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Report: Employment May Shrink Because of Health Care Law

FILE - A man looks over the Affordable Care Act (commonly known as Obamacare) signup page on the website in New York in this photo illustration.
A report by the U.S. Congressional Budget Office predicts the new health care reform law will shrink the work force by more than 2 million full-time positions.

The report, released Tuesday, may fuel the debate over whether the health care reform law known as "Obamacare" is good for the economy. The CBO report said if people's health care plans are not tied to their employment status, fewer will choose to work and some who keep working may choose to work fewer hours. The predicted reduction in hours adds up to about 2.5 million fewer full-time positions by 2024.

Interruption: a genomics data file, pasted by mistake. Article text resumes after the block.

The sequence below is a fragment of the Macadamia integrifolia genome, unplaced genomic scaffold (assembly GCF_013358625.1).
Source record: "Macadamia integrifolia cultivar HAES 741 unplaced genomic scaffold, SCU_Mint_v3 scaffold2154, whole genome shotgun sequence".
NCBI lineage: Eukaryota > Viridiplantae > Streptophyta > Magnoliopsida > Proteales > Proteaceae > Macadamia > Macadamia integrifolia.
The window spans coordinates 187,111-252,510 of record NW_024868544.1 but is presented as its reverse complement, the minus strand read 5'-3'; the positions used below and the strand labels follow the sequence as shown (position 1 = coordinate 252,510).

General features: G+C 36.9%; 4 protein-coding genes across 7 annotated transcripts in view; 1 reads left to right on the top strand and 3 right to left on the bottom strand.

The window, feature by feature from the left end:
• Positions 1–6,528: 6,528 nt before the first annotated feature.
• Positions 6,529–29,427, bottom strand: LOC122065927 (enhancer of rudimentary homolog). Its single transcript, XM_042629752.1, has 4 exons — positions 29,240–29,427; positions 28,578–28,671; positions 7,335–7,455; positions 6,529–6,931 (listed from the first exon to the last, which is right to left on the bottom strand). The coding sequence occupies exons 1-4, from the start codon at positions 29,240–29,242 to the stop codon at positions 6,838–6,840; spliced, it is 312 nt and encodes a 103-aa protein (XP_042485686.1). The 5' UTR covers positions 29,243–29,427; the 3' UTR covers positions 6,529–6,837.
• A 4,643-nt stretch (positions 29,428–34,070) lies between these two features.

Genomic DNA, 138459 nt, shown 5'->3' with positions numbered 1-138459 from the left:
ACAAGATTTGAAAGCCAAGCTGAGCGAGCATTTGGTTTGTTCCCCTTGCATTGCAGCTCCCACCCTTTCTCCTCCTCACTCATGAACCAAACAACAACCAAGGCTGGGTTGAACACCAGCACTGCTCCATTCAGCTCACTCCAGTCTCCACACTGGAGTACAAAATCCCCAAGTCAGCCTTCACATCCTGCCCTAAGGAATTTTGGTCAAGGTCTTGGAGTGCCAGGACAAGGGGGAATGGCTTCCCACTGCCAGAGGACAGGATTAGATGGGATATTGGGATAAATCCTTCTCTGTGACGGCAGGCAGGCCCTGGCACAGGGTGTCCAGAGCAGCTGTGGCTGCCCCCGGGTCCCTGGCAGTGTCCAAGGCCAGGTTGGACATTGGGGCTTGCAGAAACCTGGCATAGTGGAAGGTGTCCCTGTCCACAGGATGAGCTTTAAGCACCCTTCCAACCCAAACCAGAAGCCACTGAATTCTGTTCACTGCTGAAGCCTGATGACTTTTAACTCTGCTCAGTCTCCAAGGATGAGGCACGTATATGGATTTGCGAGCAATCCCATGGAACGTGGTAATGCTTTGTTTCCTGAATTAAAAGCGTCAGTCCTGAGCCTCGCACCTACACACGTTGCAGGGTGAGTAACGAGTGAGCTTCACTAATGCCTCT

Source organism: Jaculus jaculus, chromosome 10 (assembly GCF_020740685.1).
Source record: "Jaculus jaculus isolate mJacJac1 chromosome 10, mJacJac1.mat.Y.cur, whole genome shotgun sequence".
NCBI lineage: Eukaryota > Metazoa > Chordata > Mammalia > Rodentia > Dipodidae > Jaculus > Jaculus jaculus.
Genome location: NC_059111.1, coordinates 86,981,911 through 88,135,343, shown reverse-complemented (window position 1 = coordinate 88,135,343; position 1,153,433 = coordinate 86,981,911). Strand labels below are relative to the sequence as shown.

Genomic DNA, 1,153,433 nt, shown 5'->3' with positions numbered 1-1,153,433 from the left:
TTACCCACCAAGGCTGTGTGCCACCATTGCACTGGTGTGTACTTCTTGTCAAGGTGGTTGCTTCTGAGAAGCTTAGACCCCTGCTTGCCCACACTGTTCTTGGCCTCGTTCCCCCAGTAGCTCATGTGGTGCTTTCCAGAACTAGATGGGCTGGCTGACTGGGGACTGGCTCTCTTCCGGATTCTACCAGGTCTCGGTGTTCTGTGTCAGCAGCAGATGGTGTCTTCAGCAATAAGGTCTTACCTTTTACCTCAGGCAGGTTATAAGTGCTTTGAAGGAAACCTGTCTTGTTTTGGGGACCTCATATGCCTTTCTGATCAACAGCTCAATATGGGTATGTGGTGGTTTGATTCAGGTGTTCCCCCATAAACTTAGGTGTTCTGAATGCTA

Critics of Obamacare, including many Republicans, say the findings show that the plan will ultimately have an adverse effect on the economy. The White House is defending Obamacare, and said the report has not presented evidence that part-time employment has increased as a result of the health care act being implemented late last year.

The report also said that the long-term effects of the health care reforms are still unclear. It said that over time, more people are expected to take advantage of the new coverage options, so enrollment is expected to increase sharply in 2015 and 2016.